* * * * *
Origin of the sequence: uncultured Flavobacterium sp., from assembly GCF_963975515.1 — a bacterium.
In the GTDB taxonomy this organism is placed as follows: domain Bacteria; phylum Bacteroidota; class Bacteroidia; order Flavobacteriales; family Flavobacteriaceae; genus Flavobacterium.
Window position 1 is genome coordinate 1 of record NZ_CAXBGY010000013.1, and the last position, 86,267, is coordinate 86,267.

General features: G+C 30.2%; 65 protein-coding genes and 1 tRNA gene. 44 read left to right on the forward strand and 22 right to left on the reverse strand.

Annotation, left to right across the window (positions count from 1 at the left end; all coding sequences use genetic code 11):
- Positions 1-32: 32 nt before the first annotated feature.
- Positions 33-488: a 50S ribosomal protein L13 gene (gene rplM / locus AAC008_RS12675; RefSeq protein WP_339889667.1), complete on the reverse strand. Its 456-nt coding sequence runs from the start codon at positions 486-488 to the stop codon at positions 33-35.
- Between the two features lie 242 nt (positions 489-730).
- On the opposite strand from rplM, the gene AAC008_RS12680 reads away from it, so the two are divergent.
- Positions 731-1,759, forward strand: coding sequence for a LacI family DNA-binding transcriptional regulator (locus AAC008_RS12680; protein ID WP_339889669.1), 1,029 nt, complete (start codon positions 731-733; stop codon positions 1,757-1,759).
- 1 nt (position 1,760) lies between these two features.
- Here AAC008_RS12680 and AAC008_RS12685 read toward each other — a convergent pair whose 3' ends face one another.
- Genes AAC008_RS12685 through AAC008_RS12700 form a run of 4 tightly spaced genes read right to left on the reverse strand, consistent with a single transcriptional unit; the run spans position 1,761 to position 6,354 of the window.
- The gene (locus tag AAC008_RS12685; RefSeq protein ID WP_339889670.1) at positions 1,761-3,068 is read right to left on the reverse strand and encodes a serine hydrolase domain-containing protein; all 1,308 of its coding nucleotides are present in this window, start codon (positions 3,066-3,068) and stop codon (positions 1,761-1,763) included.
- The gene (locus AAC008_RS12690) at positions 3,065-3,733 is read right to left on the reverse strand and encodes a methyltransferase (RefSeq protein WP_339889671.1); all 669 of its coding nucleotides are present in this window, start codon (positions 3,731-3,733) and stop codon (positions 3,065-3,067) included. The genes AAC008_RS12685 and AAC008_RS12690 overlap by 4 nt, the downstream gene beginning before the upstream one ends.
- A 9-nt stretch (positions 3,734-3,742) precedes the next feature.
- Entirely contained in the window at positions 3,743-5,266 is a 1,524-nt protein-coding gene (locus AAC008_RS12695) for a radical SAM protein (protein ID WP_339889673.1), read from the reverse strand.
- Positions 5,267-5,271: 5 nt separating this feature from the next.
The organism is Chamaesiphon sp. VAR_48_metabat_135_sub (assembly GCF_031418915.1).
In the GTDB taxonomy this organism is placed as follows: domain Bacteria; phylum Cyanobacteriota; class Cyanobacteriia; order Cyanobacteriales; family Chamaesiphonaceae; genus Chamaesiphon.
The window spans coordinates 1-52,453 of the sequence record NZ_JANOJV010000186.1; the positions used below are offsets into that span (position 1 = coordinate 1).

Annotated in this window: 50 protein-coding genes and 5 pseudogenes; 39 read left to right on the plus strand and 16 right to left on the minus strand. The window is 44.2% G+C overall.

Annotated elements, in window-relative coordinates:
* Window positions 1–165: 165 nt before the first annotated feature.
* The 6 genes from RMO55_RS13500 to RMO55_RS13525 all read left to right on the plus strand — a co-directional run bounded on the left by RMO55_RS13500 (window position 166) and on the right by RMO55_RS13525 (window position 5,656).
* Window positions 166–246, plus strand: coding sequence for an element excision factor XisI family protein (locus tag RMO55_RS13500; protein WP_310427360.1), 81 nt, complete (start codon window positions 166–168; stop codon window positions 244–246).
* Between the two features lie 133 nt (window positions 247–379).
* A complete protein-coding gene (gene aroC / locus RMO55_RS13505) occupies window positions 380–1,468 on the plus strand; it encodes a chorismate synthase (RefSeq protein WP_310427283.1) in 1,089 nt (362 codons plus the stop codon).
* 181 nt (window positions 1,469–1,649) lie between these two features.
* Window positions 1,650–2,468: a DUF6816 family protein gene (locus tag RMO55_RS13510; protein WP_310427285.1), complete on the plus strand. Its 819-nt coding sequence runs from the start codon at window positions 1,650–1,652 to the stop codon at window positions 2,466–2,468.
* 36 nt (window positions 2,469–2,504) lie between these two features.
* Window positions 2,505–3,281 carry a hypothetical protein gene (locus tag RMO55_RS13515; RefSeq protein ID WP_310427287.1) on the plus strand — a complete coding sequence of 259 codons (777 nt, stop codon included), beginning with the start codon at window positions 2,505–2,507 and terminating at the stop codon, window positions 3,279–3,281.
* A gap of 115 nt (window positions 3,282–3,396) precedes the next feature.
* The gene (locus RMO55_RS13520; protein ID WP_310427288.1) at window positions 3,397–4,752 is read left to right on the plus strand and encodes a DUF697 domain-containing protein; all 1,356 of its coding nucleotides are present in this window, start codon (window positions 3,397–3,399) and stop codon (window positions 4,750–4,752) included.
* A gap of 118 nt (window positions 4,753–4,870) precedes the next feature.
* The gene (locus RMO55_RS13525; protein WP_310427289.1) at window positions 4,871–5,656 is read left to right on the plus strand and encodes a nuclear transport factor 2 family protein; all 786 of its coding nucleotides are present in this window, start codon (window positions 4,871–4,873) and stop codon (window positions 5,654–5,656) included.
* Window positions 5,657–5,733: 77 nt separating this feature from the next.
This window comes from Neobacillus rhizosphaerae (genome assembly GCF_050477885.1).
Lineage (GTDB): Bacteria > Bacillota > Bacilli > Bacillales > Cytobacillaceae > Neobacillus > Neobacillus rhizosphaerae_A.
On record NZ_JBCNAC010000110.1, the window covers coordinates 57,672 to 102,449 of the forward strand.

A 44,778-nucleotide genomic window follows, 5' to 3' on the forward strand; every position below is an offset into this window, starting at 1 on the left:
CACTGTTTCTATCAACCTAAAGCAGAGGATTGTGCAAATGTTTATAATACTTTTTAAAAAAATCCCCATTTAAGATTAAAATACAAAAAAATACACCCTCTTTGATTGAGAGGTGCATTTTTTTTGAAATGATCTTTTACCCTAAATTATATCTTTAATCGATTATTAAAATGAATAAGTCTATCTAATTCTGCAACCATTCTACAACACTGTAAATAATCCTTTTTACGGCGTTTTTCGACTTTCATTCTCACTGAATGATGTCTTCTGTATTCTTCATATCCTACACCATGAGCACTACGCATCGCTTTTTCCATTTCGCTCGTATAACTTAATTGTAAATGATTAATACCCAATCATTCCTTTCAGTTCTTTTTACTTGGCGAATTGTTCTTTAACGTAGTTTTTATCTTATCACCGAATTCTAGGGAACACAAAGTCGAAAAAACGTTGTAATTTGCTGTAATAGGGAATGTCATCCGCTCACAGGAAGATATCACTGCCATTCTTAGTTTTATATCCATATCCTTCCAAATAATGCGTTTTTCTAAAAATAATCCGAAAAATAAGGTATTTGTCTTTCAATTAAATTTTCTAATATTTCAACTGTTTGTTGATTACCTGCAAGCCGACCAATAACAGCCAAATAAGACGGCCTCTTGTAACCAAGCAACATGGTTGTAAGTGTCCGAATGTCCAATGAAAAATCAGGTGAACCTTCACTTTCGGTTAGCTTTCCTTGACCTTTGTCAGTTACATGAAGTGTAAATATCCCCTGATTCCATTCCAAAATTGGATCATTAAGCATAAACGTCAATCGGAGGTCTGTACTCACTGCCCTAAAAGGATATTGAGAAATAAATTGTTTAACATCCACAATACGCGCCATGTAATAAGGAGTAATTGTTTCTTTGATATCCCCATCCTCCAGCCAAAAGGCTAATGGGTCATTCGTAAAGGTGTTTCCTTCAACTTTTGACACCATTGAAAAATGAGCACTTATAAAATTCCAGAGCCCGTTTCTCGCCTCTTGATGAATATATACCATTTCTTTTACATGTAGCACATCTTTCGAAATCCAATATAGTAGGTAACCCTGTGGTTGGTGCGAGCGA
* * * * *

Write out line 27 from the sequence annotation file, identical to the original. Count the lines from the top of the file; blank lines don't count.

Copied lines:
* Between the two features lie 133 nt (window positions 247–379).